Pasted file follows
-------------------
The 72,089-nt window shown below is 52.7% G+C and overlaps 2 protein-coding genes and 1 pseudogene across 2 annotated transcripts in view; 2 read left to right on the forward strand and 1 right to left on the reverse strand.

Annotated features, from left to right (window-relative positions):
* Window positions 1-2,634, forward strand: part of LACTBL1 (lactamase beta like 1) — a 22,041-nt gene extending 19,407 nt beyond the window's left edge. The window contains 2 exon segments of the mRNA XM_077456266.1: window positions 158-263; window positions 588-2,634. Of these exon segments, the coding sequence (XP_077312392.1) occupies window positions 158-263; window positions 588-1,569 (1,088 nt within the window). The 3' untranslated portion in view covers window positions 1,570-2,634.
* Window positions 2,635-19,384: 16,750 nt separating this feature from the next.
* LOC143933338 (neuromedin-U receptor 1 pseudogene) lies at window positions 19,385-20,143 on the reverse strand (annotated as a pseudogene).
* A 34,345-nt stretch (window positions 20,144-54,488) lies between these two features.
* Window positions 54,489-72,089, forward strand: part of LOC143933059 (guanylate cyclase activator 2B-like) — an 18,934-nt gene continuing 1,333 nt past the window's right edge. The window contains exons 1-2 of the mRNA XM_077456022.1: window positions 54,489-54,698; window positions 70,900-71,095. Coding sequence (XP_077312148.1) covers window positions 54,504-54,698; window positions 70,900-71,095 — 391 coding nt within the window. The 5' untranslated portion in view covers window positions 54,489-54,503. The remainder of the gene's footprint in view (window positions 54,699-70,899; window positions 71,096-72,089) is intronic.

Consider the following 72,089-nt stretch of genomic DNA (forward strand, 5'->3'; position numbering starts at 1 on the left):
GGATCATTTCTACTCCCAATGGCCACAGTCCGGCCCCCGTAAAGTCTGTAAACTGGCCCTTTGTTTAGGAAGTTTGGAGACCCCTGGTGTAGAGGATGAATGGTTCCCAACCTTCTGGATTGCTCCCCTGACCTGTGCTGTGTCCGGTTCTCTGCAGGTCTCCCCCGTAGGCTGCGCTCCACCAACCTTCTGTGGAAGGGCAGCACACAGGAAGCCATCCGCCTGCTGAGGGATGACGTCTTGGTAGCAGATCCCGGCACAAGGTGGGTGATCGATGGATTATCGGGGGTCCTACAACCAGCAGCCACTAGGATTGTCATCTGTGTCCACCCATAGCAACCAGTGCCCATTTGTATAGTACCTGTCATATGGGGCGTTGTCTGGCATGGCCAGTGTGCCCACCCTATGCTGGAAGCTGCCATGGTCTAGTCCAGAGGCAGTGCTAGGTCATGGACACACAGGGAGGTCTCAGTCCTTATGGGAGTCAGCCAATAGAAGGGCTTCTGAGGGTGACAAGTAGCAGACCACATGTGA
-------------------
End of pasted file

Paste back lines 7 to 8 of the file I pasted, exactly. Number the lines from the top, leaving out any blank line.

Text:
* Window positions 54,489-72,089, forward strand: part of LOC143933059 (guanylate cyclase activator 2B-like) — an 18,934-nt gene continuing 1,333 nt past the window's right edge. The window contains exons 1-2 of the mRNA XM_077456022.1: window positions 54,489-54,698; window positions 70,900-71,095. Coding sequence (XP_077312148.1) covers window positions 54,504-54,698; window positions 70,900-71,095 — 391 coding nt within the window. The 5' untranslated portion in view covers window positions 54,489-54,503. The remainder of the gene's footprint in view (window positions 54,699-70,899; window positions 71,096-72,089) is intronic.

Consider the following 72,089-nt stretch of genomic DNA (forward strand, 5'->3'; position numbering starts at 1 on the left):